After finishing his doctorate he spent two years at the University of Gottingen and then went back to work for Max Planck as an assistant at the Institute for Theoretical Physics in Berlin. There von Laue met and became friends with Albert Einstein and von Laue contributed to the development and acceptance of Einstein's theory of relativity. In 1909 he went to the University of Munich where he lectured on thermodynamics, optics, and relativity. In 1912 he was appointed professor of physics at the University of Zurich. In 1913 his father was raised to the ranks of hereditary nobility and the "von" was added to his name. From 1914 to 1919 he was professor of physics at the University of Frankfurt and in 1916 he worked at the University of Wurzburg on vacuum tubes for use in military wireless communications. In 1919 he went till the University of Berlin, where he remained until 1943, when he became an emeritus, with his consent, one year before the mandatory retirement age.
Von Laue is most famous for the discovery of the diffraction of x-rays by crystals. The discovery originated from a discussion of the behavior of light moving through a regular crystalline medium. This caused von Laue to wonder what affect crystals would have on the much shorter wavelength x-rays. After the diffraction of x-rays by crystals was demonstrated von Laue worked the results out mathematically and published his results in 1912. This discovery paved the way for x-ray crystalography, the study of molecular structure of crystals using x-rays. For his discovery von Laue was awarded the Nobel Prize in physics in 1914. Other honors won by von Laue include the Max Planck Medal in 1932 and being made and officer in the French Legion of Honor in 1957.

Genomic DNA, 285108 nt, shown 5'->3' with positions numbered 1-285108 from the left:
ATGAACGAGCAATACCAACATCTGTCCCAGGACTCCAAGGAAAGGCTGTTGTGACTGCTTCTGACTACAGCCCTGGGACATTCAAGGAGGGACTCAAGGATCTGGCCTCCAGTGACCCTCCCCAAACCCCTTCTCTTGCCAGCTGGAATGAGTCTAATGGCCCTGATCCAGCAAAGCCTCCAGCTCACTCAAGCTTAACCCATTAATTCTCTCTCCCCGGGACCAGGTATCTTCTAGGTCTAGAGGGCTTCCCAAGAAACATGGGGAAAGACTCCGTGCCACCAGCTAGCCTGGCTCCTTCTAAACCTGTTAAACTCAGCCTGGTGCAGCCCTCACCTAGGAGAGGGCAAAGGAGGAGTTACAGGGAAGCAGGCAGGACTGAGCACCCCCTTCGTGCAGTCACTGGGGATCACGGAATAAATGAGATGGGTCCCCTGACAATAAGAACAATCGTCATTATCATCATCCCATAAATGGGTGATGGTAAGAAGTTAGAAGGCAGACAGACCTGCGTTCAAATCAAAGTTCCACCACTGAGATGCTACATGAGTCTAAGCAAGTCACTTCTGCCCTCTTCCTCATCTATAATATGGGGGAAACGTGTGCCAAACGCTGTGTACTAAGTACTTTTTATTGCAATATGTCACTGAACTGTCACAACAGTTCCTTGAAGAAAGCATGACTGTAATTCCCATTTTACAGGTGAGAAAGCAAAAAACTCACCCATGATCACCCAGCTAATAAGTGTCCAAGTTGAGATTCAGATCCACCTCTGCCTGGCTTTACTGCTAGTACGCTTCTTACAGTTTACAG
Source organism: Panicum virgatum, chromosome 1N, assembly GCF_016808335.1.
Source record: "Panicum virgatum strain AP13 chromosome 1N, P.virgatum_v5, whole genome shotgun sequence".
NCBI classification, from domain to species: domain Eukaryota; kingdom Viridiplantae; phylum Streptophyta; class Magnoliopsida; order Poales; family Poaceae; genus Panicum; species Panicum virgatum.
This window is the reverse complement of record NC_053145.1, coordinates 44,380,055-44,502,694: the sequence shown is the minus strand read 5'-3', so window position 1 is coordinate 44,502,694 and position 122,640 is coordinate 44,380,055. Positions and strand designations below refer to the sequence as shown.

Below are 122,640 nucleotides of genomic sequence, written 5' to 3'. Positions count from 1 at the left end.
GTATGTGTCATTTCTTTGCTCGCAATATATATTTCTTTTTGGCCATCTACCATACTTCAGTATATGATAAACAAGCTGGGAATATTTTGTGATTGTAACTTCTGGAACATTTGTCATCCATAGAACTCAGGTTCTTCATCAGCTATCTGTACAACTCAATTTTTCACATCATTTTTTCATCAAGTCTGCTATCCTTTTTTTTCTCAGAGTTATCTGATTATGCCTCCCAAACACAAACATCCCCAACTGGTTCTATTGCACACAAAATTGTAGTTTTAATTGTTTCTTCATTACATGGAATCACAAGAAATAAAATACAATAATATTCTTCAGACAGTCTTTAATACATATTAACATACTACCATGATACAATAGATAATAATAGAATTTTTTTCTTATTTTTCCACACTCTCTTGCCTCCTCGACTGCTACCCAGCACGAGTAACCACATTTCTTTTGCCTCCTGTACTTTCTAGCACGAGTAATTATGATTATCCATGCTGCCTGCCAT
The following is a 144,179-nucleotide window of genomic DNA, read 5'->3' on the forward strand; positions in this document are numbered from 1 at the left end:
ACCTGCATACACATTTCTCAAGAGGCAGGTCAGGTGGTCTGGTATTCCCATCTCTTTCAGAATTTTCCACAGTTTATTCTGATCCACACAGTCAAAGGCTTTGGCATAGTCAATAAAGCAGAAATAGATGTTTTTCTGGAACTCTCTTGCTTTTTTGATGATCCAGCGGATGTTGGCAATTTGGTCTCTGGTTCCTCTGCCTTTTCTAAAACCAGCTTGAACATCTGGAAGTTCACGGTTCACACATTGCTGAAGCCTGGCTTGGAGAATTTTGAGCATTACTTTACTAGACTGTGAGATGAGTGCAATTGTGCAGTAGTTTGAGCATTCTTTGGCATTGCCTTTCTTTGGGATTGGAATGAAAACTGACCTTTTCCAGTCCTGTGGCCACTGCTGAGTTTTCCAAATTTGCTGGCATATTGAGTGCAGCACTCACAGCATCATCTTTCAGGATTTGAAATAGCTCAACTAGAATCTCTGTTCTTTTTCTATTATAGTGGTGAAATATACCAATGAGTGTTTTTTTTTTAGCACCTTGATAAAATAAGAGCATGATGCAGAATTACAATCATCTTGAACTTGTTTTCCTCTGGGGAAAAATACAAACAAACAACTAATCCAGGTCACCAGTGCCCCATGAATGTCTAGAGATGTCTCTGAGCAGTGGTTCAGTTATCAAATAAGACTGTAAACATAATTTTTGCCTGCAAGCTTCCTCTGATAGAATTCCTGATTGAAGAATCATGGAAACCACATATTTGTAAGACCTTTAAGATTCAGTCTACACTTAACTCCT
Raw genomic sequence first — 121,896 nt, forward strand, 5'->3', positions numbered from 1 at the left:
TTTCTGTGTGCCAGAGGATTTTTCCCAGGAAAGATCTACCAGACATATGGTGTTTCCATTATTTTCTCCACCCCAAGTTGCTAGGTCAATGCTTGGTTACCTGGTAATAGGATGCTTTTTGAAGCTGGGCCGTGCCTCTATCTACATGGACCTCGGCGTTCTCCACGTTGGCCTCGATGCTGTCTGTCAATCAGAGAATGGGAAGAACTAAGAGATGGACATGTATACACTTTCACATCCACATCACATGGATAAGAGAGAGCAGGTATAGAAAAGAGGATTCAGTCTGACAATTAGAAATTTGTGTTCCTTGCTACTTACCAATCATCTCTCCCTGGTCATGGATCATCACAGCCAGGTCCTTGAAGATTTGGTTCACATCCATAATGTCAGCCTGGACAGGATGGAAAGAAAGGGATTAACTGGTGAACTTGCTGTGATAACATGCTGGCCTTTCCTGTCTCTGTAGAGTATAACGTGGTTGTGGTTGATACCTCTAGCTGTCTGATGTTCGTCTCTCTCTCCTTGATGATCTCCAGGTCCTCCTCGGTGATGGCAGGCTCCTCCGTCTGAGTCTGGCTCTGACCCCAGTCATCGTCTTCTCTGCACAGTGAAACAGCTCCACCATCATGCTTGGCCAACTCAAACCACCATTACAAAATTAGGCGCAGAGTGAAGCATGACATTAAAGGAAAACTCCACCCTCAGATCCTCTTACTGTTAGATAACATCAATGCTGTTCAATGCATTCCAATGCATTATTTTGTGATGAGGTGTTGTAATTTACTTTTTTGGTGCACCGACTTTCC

Von Laue opposed the rising National Socialism movement in Germany and worked to help Jewish scientists emigrate from Germany. When Germany invaded Denmark in 1940 von Laue's golden Nobel Prize was dissolved in aqua regia by Hungarian chemist Georg de Hevesy, who was working at the Niels Bohr Institute at the University of Copenhagen where the prize was being kept, in order to prevent it falling into Nazi hands. Had the prize been discovered von Laue would have faced prosecution for exporting gold out of Germany. After the war de Hevesey found the solution, where he left it, of on the shelf of his laboratory. He precipitated the gold and returned it to the Nobel Society which recast the prize. After World War II von Laue was was seized by Operation Alsos, an Anglo-American operation to grab German nuclear scientists and materials, to prevent them from falling into the hands of the Soviets, and he was interred in Huntington, England at Farm Hill, a bugged house, with nine other German scientists. He returned to Germany in early 1946 and was the only German scientist invited to attend a conference on crystalography in London, where he was allowed to wander at will only four months after being released from internment. After the war von Laue worked to reestablish German science and he served as the director of the Max Planck Institute for Physical and Electrochemistry from 1951 to 1959.
On April 8, 1960, while driving to the laboratory, von Laue was involved in a automobile accident with a motorcyclist, who had just received his licence. Although he showed initial signs of recovery, he died on April 20th.
Von Laue, Max; My Development as a Physicist: An Autobiography, at iucr.org
Max von Laue Nobel Biography
Max von Laue Wikipedia Entry